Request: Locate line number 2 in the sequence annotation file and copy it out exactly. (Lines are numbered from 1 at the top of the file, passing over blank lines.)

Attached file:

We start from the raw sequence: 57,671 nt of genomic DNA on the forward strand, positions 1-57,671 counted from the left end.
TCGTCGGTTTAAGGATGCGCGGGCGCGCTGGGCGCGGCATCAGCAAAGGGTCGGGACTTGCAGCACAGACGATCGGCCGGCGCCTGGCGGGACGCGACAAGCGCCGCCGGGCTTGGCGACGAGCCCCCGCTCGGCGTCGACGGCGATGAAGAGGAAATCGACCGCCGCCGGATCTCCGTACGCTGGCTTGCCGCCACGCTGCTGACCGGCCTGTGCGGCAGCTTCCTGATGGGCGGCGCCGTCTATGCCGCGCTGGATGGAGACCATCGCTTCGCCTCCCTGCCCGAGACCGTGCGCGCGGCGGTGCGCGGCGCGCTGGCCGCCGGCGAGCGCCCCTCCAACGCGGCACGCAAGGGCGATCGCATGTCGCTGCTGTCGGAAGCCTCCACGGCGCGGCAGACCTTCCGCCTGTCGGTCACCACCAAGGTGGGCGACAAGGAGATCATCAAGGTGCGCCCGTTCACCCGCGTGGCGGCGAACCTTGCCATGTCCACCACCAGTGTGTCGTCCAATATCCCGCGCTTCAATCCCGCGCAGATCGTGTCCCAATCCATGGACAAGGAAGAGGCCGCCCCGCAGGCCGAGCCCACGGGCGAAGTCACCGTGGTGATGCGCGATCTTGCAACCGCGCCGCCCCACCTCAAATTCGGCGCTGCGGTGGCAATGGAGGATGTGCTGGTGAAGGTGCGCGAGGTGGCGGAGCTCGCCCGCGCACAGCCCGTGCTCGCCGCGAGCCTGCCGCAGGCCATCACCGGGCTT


TCGTCGGTTTAAGGATGCGCGGGCGCGCTGGGCGCGGCATCAGCAAAGGGTCGGGACTTGCAGCACAGACGATCGGCCGGCGCCTGGCGGGACGCGACAAGCGCCGCCGGGCTTGGCGACGAGCCCCCGCTCGGCGTCGACGGCGATGAAGAGGAAATCGACCGCCGCCGGATCTCCGTACGCTGGCTTGCCGCCACGCTGCTGACCGGCCTGTGCGGCAGCTTCCTGATGGGCGGCGCCGTCTATGCCGCGCTGGATGGAGACCATCGCTTCGCCTCCCTGCCCGAGACCGTGCGCGCGGCGGTGCGCGGCGCGCTGGCCGCCGGCGAGCGCCCCTCCAACGCGGCACGCAAGGGCGATCGCATGTCGCTGCTGTCGGAAGCCTCCACGGCGCGGCAGACCTTCCGCCTGTCGGTCACCACCAAGGTGGGCGACAAGGAGATCATCAAGGTGCGCCCGTTCACCCGCGTGGCGGCGAACCTTGCCATGTCCACCACCAGTGTGTCGTCCAATATCCCGCGCTTCAATCCCGCGCAGATCGTGTCCCAATCCATGGACAAGGAAGAGGCCGCCCCGCAGGCCGAGCCCACGGGCGAAGTCACCGTGGTGATGCGCGATCTTGCAACCGCGCCGCCCCACCTCAAATTCGGCGCTGCGGTGGCAATGGAGGATGTGCTGGTGAAGGTGCGCGAGGTGGCGGAGCTCGCCCGCGCACAGCCCGTGCTCGCCGCGAGCCTGCCGCAGGCCATCACCGGGCTT